AI doctors: how artificial intelligence can help medicine

With healthcare systems around the world under increasing pressure, artificial intelligence can provide a much-needed boost for doctors.

Around 12 million American adults are misdiagnosed every year by doctors. That is enough to fill the country of Ireland two and a half times over.

With an aging population, making the country’s healthcare system more accurate and efficient is becoming an increasing priority. Fortunately, there is a solution.

Artificial intelligence is already making great strides in treating patients and also reducing the strain on medical staff.

Crowdsourcing diagnoses:

Why ask for a second opinion on a condition when you could have a ten-thousandth?

Human DX uses machine learning to help doctors deal with difficult medical cases by soliciting advice from fellow experts across 70 countries. Physicians can ask questions on the app/website while uploading relevant images of the condition and any related tests. The AI program then calculates all the responses and provides a single report.

The potential of Human DX is clear when you explore the rising waiting times in some of the world’s wealthiest countries. Studies have shown that the number of online consultations will increase cumulatively by 25% a year over the next five years, sparing both patients and doctor significant costs and wait times.

While providing more accurate diagnoses for patients, Human DX could improve the skills of doctors by tracking their clinical performance and offering recommendations in specific areas. Indeed, many physicians might feel more comfortable taking advice from machines rather than being judged by more experienced medics.

AI doctors: detecting diseases

Not only can AI help with difficult diagnoses but it can also spot the early signs of many illnesses.

Google has already made progress on this front by using machine learning to detect signs of eye diseases related to diabetes using image recognition algorithms. Google’s software can spot tiny aneurysms which can cause blindness by examining photos of a patient’s retina.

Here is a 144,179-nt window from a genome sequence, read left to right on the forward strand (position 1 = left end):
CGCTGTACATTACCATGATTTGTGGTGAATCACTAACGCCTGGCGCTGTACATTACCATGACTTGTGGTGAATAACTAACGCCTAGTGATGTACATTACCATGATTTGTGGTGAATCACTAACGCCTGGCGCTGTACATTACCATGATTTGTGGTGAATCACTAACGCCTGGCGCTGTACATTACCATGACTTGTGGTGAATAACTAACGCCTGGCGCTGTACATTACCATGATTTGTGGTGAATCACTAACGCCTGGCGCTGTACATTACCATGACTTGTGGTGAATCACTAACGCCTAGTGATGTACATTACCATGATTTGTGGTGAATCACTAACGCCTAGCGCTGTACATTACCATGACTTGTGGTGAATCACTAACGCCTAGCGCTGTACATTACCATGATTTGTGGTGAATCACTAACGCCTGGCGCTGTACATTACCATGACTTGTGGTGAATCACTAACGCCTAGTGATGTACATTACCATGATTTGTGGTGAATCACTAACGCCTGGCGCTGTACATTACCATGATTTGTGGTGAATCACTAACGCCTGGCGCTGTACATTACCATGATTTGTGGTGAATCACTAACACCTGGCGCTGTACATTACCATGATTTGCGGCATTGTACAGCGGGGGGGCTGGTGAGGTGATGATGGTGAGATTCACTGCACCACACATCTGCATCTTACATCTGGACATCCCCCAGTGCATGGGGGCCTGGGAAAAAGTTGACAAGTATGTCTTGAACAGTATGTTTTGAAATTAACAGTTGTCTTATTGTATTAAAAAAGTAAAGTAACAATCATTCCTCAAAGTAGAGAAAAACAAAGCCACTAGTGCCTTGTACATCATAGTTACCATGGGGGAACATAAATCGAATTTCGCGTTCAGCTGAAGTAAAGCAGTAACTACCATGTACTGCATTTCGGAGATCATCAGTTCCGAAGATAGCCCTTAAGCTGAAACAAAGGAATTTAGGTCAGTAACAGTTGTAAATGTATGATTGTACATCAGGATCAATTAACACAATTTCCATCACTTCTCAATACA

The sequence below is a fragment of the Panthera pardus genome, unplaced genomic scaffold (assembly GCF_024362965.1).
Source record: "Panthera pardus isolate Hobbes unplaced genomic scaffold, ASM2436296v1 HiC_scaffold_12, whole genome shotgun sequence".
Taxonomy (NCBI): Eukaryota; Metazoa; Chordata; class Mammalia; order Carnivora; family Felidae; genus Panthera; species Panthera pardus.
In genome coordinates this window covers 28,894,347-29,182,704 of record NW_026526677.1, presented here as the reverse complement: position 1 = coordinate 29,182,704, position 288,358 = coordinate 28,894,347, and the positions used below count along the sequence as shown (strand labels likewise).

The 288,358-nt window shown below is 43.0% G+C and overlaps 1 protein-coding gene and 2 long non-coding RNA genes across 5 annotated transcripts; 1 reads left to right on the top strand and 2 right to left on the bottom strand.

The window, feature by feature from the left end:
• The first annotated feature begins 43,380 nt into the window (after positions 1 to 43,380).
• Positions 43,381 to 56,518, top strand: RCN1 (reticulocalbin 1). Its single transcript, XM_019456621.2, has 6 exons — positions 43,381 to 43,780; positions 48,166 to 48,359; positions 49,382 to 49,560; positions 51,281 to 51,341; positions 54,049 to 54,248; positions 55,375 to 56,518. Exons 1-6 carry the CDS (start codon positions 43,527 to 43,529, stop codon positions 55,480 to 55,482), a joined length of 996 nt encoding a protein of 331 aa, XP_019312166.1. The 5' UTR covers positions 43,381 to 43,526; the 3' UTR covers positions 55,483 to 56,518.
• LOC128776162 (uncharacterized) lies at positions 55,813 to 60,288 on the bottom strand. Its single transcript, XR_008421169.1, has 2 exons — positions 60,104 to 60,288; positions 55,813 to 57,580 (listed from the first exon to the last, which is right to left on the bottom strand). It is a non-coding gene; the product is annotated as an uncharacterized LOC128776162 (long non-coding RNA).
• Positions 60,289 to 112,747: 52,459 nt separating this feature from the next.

It is incorporating its diagnosis system in India alongside the Aravind Eye Care System which provided some of the images to train its image parsing algorithms. Google uses the same deep learning technique in its image search to differentiate between cats and dogs for example.

In fact, Google claims its algorithm is so accurate that it is on par with that of ophthalmologists. The next step is implementing it to support the 70 million Indians with diabetes and 400 million sufferers around the world.  

The technology does not necessarily mean fewer jobs for doctors. Google says its algorithms will perform the screening work which staff struggle to fill, freeing them up for more important tasks.

What’s in your DNA?

Artificial intelligence will soon allow us to take full control of our health by unlocking the code to our DNA. Despite the significant progress made in healthcare we still do not know what our genome is telling us.

Companies such as Deep Genomics are attempting to lead the way by interpreting DNA through a system which predicts how genetic variation affects molecules. In fact, its database can already explain how hundreds of millions of genetic variations can impact our genetic code. A greater understanding of our human DNA means doctors can soon provide personalized information to suit each of us – giving us full control of our bodies.

From here, genetic companies such as Rthm can develop tools to understand our genetic makeup and advise on what changes we should make to our daily routines. A more intelligent approach to our long-term health will reduce the strain and resources of our medical staff.

Discovering new drugs faster

Bringing new drugs to market is both costly and time-consuming. A discovery can take 14 years and cost around $2.6 billion before it becomes available.

A major reason for this delay is the need to test the chemical compounds against every possible combination of cells, genetics and any other mutations to ensure it is safe.

Machine learning has the potential to reduce these costs by as much as 70% by analyzing the scientific literature at hand. In fact, Benevolent.AI has already identified two potential drugs for Alzheimer’s through this method.

Given an aging population and fewer resources for medical care, AI is a solution that ensures we do not simply stick a massive band-aid on the problem but rather properly treat it so it never becomes an issue again.

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